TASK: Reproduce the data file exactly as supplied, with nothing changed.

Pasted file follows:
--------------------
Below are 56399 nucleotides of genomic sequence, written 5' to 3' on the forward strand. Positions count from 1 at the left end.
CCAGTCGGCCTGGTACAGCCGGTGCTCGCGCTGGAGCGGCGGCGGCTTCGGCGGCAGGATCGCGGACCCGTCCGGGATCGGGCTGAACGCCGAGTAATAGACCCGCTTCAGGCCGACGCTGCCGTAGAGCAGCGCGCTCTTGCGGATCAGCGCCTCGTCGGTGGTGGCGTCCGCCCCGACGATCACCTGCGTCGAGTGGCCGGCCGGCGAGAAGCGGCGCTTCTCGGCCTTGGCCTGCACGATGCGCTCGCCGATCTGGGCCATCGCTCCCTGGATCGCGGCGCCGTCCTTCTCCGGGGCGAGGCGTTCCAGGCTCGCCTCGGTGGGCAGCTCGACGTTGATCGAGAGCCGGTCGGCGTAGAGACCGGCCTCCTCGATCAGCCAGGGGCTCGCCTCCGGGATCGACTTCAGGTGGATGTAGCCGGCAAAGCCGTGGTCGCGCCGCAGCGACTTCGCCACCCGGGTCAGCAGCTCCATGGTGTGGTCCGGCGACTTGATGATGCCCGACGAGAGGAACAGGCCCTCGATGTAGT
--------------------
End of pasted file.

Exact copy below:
Below are 56399 nucleotides of genomic sequence, written 5' to 3' on the forward strand. Positions count from 1 at the left end.
CCAGTCGGCCTGGTACAGCCGGTGCTCGCGCTGGAGCGGCGGCGGCTTCGGCGGCAGGATCGCGGACCCGTCCGGGATCGGGCTGAACGCCGAGTAATAGACCCGCTTCAGGCCGACGCTGCCGTAGAGCAGCGCGCTCTTGCGGATCAGCGCCTCGTCGGTGGTGGCGTCCGCCCCGACGATCACCTGCGTCGAGTGGCCGGCCGGCGAGAAGCGGCGCTTCTCGGCCTTGGCCTGCACGATGCGCTCGCCGATCTGGGCCATCGCTCCCTGGATCGCGGCGCCGTCCTTCTCCGGGGCGAGGCGTTCCAGGCTCGCCTCGGTGGGCAGCTCGACGTTGATCGAGAGCCGGTCGGCGTAGAGACCGGCCTCCTCGATCAGCCAGGGGCTCGCCTCCGGGATCGACTTCAGGTGGATGTAGCCGGCAAAGCCGTGGTCGCGCCGCAGCGACTTCGCCACCCGGGTCAGCAGCTCCATGGTGTGGTCCGGCGACTTGATGATGCCCGACGAGAGGAACAGGCCCTCGATGTAGT